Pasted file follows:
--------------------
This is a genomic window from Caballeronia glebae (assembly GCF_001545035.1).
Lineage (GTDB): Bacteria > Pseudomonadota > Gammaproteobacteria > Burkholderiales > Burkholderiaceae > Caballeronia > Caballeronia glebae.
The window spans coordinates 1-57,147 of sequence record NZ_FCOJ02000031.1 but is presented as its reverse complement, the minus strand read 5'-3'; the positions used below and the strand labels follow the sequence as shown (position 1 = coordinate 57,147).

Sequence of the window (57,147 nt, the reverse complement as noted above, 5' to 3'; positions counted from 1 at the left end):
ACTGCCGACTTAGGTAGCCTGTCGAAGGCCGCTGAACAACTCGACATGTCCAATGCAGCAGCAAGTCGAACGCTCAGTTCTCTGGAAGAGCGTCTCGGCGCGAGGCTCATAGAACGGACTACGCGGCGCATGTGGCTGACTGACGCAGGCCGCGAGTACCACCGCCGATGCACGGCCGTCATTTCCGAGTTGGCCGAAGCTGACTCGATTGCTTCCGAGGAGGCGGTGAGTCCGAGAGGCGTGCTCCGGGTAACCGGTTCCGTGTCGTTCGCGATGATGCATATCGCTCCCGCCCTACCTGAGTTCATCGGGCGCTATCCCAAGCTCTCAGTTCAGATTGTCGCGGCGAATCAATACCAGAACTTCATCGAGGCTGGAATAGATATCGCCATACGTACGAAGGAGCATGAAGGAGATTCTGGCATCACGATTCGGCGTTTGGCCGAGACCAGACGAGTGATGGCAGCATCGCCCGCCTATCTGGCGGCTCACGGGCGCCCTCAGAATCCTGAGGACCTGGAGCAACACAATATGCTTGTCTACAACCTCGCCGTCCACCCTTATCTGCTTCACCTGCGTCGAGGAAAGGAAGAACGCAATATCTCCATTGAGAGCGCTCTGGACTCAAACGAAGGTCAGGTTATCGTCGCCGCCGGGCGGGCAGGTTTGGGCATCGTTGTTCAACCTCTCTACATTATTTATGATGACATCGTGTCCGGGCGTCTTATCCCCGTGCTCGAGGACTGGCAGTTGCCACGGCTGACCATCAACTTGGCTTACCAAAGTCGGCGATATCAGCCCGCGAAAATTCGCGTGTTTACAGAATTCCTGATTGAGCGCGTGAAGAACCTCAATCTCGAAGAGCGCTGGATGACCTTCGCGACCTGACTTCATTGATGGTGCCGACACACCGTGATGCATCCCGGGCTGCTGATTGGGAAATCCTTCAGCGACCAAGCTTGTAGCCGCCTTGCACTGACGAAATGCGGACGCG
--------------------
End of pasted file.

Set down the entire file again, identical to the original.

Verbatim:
This is a genomic window from Caballeronia glebae (assembly GCF_001545035.1).
Lineage (GTDB): Bacteria > Pseudomonadota > Gammaproteobacteria > Burkholderiales > Burkholderiaceae > Caballeronia > Caballeronia glebae.
The window spans coordinates 1-57,147 of sequence record NZ_FCOJ02000031.1 but is presented as its reverse complement, the minus strand read 5'-3'; the positions used below and the strand labels follow the sequence as shown (position 1 = coordinate 57,147).

Sequence of the window (57,147 nt, the reverse complement as noted above, 5' to 3'; positions counted from 1 at the left end):
ACTGCCGACTTAGGTAGCCTGTCGAAGGCCGCTGAACAACTCGACATGTCCAATGCAGCAGCAAGTCGAACGCTCAGTTCTCTGGAAGAGCGTCTCGGCGCGAGGCTCATAGAACGGACTACGCGGCGCATGTGGCTGACTGACGCAGGCCGCGAGTACCACCGCCGATGCACGGCCGTCATTTCCGAGTTGGCCGAAGCTGACTCGATTGCTTCCGAGGAGGCGGTGAGTCCGAGAGGCGTGCTCCGGGTAACCGGTTCCGTGTCGTTCGCGATGATGCATATCGCTCCCGCCCTACCTGAGTTCATCGGGCGCTATCCCAAGCTCTCAGTTCAGATTGTCGCGGCGAATCAATACCAGAACTTCATCGAGGCTGGAATAGATATCGCCATACGTACGAAGGAGCATGAAGGAGATTCTGGCATCACGATTCGGCGTTTGGCCGAGACCAGACGAGTGATGGCAGCATCGCCCGCCTATCTGGCGGCTCACGGGCGCCCTCAGAATCCTGAGGACCTGGAGCAACACAATATGCTTGTCTACAACCTCGCCGTCCACCCTTATCTGCTTCACCTGCGTCGAGGAAAGGAAGAACGCAATATCTCCATTGAGAGCGCTCTGGACTCAAACGAAGGTCAGGTTATCGTCGCCGCCGGGCGGGCAGGTTTGGGCATCGTTGTTCAACCTCTCTACATTATTTATGATGACATCGTGTCCGGGCGTCTTATCCCCGTGCTCGAGGACTGGCAGTTGCCACGGCTGACCATCAACTTGGCTTACCAAAGTCGGCGATATCAGCCCGCGAAAATTCGCGTGTTTACAGAATTCCTGATTGAGCGCGTGAAGAACCTCAATCTCGAAGAGCGCTGGATGACCTTCGCGACCTGACTTCATTGATGGTGCCGACACACCGTGATGCATCCCGGGCTGCTGATTGGGAAATCCTTCAGCGACCAAGCTTGTAGCCGCCTTGCACTGACGAAATGCGGACGCG